• $51,500,000 to Hawai‘i Public Housing Authority for the renovations of their public housing facilities, statewide
  • $35,000,000 for a senior housing project on O‘ahu that will provide an additional 200 to 250 units for senior living public housing facilities to accommodate an underserved elderly population

DEPARTMENT OF HEALTH

  • $20,000,000 for improvements and renovations to existing facilities within the Hawai‘i Health Systems Corporation
  • $10,000,000 for an infusion to the Safe Drinking Water Revolving Fund.
  • $15,000,000 for an infusion to the Wastewater Treatment Revolving Fund

DEPARTMENT OF LAND AND NATURAL RESOURCES

  • $9,000,000 for Kaanapali Beach restoration and berm enhancement
  • $15,000,000 for watershed protection, management and administration
  • $10,000,000 for State parks infrastructure and facility improvements, statewide

DEPARTMENT OF PUBLIC SAFETY

  • $60,000,000 to end the search and debate of a prospective jail site by solidifying a Halawa location and allowing the Department of Public Safety to begin the process to design a new jail.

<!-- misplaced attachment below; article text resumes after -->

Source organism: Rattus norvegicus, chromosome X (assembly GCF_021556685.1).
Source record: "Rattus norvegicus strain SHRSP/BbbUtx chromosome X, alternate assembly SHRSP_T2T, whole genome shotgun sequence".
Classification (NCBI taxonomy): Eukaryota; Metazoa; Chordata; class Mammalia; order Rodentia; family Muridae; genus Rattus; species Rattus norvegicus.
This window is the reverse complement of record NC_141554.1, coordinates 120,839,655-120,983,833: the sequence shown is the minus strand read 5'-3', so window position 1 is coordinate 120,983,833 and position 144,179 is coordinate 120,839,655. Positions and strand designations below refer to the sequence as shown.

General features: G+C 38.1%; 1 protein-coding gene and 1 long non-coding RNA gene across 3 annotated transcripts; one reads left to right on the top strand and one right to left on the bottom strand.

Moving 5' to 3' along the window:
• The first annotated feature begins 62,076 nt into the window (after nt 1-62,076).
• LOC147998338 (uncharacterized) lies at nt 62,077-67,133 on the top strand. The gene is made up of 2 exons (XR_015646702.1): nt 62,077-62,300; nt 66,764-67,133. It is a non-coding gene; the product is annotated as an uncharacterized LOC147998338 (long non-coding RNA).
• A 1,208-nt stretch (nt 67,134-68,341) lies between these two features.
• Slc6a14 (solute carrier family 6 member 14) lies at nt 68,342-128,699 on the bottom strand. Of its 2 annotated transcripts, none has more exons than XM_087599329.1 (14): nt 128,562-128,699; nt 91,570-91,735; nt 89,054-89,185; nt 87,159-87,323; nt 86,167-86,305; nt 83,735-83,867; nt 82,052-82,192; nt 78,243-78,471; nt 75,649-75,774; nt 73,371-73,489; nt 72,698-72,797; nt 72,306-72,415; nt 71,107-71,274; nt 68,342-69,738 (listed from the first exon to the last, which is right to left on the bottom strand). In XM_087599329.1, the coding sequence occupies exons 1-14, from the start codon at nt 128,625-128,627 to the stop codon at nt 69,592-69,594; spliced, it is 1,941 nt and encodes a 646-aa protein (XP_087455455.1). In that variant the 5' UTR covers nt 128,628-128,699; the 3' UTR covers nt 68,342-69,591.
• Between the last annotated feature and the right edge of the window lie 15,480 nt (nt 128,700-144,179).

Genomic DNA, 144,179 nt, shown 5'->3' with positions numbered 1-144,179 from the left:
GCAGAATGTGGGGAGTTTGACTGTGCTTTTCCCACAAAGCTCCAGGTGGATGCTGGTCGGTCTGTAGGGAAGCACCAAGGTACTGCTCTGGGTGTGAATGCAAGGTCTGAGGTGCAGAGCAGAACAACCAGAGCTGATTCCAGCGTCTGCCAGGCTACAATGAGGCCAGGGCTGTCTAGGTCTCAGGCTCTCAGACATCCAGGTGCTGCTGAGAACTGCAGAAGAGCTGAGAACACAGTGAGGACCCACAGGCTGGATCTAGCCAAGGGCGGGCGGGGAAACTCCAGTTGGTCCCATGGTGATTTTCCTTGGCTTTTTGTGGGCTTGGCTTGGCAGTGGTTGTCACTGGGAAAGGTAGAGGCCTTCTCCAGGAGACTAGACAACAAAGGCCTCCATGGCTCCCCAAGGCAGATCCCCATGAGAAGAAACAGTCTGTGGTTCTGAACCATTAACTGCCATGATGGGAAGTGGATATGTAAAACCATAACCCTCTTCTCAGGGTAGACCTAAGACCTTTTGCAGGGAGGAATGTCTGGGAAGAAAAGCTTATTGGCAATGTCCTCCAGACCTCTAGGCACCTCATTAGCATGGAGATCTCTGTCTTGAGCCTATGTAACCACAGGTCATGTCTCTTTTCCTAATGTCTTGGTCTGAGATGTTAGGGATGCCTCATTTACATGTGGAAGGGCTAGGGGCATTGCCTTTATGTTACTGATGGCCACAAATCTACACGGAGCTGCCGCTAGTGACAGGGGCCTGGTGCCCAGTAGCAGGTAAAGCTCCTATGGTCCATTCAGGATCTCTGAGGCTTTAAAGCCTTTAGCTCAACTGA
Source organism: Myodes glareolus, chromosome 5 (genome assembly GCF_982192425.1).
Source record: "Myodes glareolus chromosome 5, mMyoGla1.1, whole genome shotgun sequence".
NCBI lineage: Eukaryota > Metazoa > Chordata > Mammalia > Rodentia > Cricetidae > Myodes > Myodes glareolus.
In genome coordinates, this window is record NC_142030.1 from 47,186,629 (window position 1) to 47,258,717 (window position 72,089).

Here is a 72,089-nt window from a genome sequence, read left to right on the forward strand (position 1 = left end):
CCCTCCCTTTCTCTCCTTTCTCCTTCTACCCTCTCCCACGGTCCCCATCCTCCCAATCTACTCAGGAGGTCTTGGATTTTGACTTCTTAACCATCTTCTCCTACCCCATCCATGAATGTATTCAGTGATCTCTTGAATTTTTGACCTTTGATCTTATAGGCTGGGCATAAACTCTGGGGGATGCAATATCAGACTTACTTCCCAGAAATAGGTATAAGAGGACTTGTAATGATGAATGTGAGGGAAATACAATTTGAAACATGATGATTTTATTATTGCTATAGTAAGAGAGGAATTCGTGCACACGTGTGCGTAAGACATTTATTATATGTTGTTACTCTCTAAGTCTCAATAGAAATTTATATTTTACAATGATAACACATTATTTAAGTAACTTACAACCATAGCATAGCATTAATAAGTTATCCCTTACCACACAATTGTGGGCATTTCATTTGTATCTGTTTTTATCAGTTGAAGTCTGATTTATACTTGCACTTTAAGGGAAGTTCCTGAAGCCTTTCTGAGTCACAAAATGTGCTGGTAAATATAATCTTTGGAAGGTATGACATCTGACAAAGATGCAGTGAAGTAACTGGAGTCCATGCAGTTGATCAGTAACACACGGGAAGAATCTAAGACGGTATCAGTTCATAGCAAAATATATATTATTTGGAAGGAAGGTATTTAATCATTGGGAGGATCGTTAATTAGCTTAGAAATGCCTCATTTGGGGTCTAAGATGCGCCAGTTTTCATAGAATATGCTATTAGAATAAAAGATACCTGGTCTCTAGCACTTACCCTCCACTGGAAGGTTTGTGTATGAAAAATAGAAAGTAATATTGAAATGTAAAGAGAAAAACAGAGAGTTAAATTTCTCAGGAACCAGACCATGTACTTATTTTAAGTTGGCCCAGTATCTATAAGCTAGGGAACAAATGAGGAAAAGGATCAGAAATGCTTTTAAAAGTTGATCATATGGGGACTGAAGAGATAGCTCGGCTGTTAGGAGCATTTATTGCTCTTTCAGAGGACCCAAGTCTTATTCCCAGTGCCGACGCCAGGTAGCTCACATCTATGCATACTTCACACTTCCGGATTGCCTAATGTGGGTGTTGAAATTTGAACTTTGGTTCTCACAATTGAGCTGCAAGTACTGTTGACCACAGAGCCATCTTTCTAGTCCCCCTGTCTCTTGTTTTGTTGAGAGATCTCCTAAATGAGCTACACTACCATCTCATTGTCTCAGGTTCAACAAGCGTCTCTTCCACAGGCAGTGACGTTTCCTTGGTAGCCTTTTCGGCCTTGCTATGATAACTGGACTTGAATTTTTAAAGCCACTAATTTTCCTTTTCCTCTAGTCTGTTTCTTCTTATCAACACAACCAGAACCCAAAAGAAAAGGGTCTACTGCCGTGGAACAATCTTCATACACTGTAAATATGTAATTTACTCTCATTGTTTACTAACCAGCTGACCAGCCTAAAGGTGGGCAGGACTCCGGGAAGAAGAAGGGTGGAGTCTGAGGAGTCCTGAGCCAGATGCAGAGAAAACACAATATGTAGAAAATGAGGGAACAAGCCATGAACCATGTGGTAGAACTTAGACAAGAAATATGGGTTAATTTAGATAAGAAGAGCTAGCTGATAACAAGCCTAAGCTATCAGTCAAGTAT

• $6,000,000 to begin the process of adding beds to the current Halawa prison site to bring home prisoners from the mainland

SUBSIDIES

  • $13,000,000 for the design and construction of pedestrian walkways for the City and County of Honolulu
  • $2,500,000 for site improvements to the Bryan J. Baptiste Sports Complex on Kauai County.

DEPARTMENT OF TAXATION

  • $500,000 for infrastructure and equipment for the safety and security of Department of Taxation facilities, statewide

DEPARTMENT OF TRANSPORTATION

  • $150,000,000 for ticket lobby improvements to the Honolulu International Airport, O‘ahu.
  • $50,000,000 for the construction of a new federal inspection station at the Kona International Airport at Keahole, Hawai‘i
  • $75,000,000 for an extension of the Lahaina Bypass Road on Maui
  • $22,000,000 for various programs and projects to facilitate highway planning, statewide
  • $47,000,000 for shoreline protection improvements of existing state highway facilities

UNIVERSITY OF HAWAI‘I

  • $6,000,000 for site improvements and repairs to Hawai‘i Hall on the University of Hawai‘i at Mānoa campus